If you’re looking for a tax-advantaged way to build wealth for the future, one of the most attractive accounts out there is the 401k.
Many employers offer a 401k plan, so there’s a good chance you’ve already heard of this retirement account.
And if you set up your benefits so that you automatically contribute from your paycheck, you can build your nest egg without even thinking about. You might not even miss the money. Yet it will be working on your behalf.
Still not sure if this is the best retirement plan for you? Let’s dive in for a closer look.
What is a 401k?
For most people, the 401k is a tax-deferred account. This means you contribute money before your taxes are taken from your paycheck.
Additionally, a 401k acts as a tax deduction. So you end up with a lower tax bill because you are taxed on a smaller amount of money.
You don’t get out of paying taxes, though. Later, during retirement, when you withdraw money from your 401k, you pay taxes on the distributions.
And if you work for a public school or a tax-exempt organization, you might end up contributing to a 403b plan. This account is similar to the 401k and even has the same contribution limits.
Setting up your 401k through work
For the most part, the 401k is designed to be a workplace benefit. Your employer usually offers the retirement plan and arranges for its administration.
You normally then go through human resources to set up your benefits. Some companies even have you set up your plan as part of your new employee onboarding process.
While you’re filling out your W-4 and completing other paperwork, you might also be asked how much you want to withhold for your 401k.
Other employers require you to work for a certain period of time before signing you up for your 401k account. For example, you might wait 60 or 90 days before setting up your 401k plan.
No matter how long it takes, you’ll need to visit with your human resources representative to find out your options.
In many cases, your employer already has all the necessary information for establishing a plan from your hiring paperwork. You just need to decide how much money you want to be withheld from your paycheck.
401k: don’t leave free money on the table
One of the biggest advantages of participating in an employer-sponsored 401k plan is the possibility of a match.
As an incentive to encourage you to save, your employer might match a percentage of your contributions to your retirement account. This is essentially free money that helps you build your nest egg faster.
Employers usually choose a formula for making matching contributions. There are two main formulas for determining a 401k match:
1. 100 percent match up to a percentage of your income.
In this scenario, your employer will match you dollar for dollar, up to a certain amount.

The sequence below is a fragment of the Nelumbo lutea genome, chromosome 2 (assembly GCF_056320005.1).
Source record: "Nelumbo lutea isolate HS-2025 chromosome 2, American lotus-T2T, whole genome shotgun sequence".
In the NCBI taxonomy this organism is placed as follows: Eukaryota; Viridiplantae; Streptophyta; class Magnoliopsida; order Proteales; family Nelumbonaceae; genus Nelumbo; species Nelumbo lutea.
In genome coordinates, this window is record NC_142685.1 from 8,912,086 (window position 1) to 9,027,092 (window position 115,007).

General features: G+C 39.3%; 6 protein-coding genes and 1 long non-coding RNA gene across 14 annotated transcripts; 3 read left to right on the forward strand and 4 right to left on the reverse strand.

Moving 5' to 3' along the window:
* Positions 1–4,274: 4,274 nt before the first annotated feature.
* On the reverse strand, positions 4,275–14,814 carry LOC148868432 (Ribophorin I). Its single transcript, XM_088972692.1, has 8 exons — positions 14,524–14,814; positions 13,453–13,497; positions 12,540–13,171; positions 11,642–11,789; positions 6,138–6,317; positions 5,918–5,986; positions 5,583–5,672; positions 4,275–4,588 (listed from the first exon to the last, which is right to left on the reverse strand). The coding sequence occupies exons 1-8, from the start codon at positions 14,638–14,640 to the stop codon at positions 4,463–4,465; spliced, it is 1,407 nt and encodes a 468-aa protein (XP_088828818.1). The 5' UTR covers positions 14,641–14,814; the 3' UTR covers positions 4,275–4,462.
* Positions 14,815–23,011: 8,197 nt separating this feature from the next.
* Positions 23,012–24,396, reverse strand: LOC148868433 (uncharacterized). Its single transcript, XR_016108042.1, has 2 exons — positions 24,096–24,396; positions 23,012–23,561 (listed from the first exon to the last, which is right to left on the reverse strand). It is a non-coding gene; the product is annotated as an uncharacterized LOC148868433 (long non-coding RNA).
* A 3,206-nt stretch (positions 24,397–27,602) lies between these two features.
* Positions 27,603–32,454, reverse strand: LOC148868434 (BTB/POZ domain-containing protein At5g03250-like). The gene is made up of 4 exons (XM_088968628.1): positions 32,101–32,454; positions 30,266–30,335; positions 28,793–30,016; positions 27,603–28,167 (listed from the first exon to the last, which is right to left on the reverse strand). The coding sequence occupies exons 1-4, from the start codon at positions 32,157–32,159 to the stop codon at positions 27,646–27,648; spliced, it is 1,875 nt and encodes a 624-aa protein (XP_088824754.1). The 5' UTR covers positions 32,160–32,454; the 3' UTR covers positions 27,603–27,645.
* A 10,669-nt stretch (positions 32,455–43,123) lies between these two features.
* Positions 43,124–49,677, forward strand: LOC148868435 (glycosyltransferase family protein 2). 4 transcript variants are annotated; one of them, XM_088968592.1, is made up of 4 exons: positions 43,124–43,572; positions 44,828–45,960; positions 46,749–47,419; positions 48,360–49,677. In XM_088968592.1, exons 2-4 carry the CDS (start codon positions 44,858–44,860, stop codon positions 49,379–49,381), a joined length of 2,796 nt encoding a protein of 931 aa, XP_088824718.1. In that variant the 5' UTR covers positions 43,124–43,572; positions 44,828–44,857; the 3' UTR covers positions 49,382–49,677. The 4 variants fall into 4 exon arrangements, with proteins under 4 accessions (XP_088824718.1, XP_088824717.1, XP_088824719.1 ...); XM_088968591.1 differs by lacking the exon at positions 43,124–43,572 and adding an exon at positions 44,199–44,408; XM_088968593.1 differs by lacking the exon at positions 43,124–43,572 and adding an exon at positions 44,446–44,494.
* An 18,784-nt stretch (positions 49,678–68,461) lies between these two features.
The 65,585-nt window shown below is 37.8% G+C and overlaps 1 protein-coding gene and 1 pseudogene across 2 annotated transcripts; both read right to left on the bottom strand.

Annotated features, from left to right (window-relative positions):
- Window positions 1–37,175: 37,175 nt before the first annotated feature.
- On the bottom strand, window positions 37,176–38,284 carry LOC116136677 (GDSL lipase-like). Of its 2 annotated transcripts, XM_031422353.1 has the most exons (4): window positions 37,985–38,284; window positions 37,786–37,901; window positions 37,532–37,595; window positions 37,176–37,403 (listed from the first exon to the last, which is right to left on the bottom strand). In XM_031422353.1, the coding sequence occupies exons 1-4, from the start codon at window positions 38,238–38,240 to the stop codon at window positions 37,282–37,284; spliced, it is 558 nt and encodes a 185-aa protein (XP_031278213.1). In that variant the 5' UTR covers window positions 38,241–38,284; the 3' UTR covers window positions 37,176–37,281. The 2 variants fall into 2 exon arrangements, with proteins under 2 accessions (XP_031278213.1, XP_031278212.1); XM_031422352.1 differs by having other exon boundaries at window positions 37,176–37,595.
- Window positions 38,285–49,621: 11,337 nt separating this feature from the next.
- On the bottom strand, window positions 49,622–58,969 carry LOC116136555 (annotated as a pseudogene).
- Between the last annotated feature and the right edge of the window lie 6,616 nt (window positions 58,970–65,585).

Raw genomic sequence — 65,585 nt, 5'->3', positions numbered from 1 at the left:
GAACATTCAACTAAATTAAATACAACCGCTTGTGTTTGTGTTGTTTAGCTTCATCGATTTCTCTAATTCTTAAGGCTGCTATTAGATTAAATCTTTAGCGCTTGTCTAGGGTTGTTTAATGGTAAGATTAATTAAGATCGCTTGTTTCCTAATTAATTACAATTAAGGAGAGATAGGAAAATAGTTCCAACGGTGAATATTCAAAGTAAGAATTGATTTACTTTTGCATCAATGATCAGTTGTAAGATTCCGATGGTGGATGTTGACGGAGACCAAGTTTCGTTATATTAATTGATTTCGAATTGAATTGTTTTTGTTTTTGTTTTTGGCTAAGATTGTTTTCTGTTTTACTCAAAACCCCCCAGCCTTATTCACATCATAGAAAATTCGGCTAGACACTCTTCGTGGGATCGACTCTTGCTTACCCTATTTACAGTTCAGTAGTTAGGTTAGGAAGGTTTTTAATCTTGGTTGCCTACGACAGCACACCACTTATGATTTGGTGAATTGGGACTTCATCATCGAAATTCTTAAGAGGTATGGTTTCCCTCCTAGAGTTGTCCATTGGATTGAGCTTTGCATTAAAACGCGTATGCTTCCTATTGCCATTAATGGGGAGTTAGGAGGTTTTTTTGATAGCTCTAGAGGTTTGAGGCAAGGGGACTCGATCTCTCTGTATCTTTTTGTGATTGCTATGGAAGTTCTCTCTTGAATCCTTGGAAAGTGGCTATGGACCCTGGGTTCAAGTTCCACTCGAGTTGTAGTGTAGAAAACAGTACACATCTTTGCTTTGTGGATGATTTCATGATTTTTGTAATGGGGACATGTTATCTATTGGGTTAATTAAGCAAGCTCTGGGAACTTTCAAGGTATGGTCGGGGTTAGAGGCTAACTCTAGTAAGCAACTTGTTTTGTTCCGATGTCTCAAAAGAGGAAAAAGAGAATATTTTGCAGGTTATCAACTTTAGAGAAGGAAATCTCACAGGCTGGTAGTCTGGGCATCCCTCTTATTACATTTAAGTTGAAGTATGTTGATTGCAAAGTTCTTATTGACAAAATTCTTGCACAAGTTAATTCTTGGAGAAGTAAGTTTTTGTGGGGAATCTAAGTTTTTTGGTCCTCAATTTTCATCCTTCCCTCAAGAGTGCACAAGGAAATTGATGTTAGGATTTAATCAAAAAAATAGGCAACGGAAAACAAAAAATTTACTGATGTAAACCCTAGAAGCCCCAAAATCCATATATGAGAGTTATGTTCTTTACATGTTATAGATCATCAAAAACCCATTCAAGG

Say your employer offers a 100 percent match of up to 3 percent of your annual income and you make $50,000 per year. This means that every dollar you put into your 401k account is matched until the employer has paid 3 percent of your income. Or, $1,500.
You can still contribute more, but it won’t be matched. So if you decide to contribute $4,000 a year, your total contribution will be $5,500 because of what your employer put in.
2. Partial match with a maximum limit.
With this option, your employer matches a portion of your contributions until you reach a certain percentage of your salary. In this scenario, your salary determines the upper limit for contributions eligible for the match.
Say your employer will match 50 percent of your contributions that equal up to 6 percent of your income. The annual contribution eligible for matching when you have a salary of $50,000 is $3,000.
However, your employer only matches 50 percent, so the total benefit from the employer is still $1,500.
No matter what the setup is, do your best to get the maximum match available. Free money is free money people.
Each year, the IRS reviews inflation rates and adjusts the contribution limit for the 401k.
Right now, for tax years 2016 and 2017, you can contribute up to $18,000 annually. And for those 50 and over, it’s possible to contribute an extra $6,000 a year as a “catch-up” contribution.
What’s more, with the 401k, you don’t have to worry about deduction phaseouts due to income.
Because the 401k is a tax-advantaged account, you aren’t supposed to start taking distributions until age 59 ½. And when you withdraw your money, it will be taxed at your marginal rate.
However, if you withdraw money before that age, you will pay taxes on the income. Plus a penalty imposed by the IRS.
It is possible to take a loan out against your 401k, too. Some people like this option because it’s not considered an early withdrawal.
Although you pay interest, you usually have five years to repay the loan. However, if you lose your job or switch jobs, the outstanding balance becomes due and you have to pay it back. Otherwise, it’s treated as an early withdrawal.
The 401k is also subject to required minimum distributions. So once you reach age 70 ½, a formula is used to determine how much you must withdraw each year.
Other types of 401k accounts
In some cases, you might have access to other types of 401k plans.
A few years ago, a Roth version of the 401k was introduced. This account has a higher contribution limit, but taxes are automatically taken out of your contributions. So the money grows tax-free, similar to the Roth IRA.
However, the Roth 401k isn’t subject to the income limits of the Roth IRA.
It’s also possible to open a solo 401k if you can find a bank or broker willing to help you go through the process. And, there’s a SIMPLE 401k for the self-employed.
Ultimately, the 401k is a great way for you to save for the future. And even if you don’t max out your 401k contributions each year, it’s a good idea to maximize your employer’s match.
Otherwise, that money just goes to waste rather than into your pocket.
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